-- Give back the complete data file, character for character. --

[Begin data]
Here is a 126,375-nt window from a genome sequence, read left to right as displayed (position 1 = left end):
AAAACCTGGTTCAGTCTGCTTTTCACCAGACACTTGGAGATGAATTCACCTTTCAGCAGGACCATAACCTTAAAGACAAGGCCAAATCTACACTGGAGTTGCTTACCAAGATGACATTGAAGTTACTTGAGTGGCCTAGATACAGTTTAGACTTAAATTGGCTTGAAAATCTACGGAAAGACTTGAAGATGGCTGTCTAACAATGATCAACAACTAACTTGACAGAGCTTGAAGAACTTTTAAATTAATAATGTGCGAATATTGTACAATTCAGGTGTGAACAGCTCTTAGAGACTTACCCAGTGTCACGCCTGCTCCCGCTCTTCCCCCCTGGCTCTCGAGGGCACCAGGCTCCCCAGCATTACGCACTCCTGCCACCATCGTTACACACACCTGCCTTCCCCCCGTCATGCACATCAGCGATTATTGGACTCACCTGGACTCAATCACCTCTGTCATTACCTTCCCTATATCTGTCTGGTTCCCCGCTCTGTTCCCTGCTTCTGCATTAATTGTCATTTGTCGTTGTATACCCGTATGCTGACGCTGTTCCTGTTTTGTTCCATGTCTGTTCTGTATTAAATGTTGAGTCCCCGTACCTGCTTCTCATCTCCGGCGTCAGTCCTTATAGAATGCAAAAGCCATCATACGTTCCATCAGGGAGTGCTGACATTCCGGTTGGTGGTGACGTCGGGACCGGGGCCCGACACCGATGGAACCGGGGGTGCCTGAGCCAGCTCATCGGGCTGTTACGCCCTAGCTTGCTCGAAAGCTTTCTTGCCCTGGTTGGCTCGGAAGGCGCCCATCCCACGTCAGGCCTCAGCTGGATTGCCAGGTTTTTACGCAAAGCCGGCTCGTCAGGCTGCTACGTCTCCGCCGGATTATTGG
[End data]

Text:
Here is a 126,375-nt window from a genome sequence, read left to right as displayed (position 1 = left end):
AAAACCTGGTTCAGTCTGCTTTTCACCAGACACTTGGAGATGAATTCACCTTTCAGCAGGACCATAACCTTAAAGACAAGGCCAAATCTACACTGGAGTTGCTTACCAAGATGACATTGAAGTTACTTGAGTGGCCTAGATACAGTTTAGACTTAAATTGGCTTGAAAATCTACGGAAAGACTTGAAGATGGCTGTCTAACAATGATCAACAACTAACTTGACAGAGCTTGAAGAACTTTTAAATTAATAATGTGCGAATATTGTACAATTCAGGTGTGAACAGCTCTTAGAGACTTACCCAGTGTCACGCCTGCTCCCGCTCTTCCCCCCTGGCTCTCGAGGGCACCAGGCTCCCCAGCATTACGCACTCCTGCCACCATCGTTACACACACCTGCCTTCCCCCCGTCATGCACATCAGCGATTATTGGACTCACCTGGACTCAATCACCTCTGTCATTACCTTCCCTATATCTGTCTGGTTCCCCGCTCTGTTCCCTGCTTCTGCATTAATTGTCATTTGTCGTTGTATACCCGTATGCTGACGCTGTTCCTGTTTTGTTCCATGTCTGTTCTGTATTAAATGTTGAGTCCCCGTACCTGCTTCTCATCTCCGGCGTCAGTCCTTATAGAATGCAAAAGCCATCATACGTTCCATCAGGGAGTGCTGACATTCCGGTTGGTGGTGACGTCGGGACCGGGGCCCGACACCGATGGAACCGGGGGTGCCTGAGCCAGCTCATCGGGCTGTTACGCCCTAGCTTGCTCGAAAGCTTTCTTGCCCTGGTTGGCTCGGAAGGCGCCCATCCCACGTCAGGCCTCAGCTGGATTGCCAGGTTTTTACGCAAAGCCGGCTCGTCAGGCTGCTACGTCTCCGCCGGATTATTGG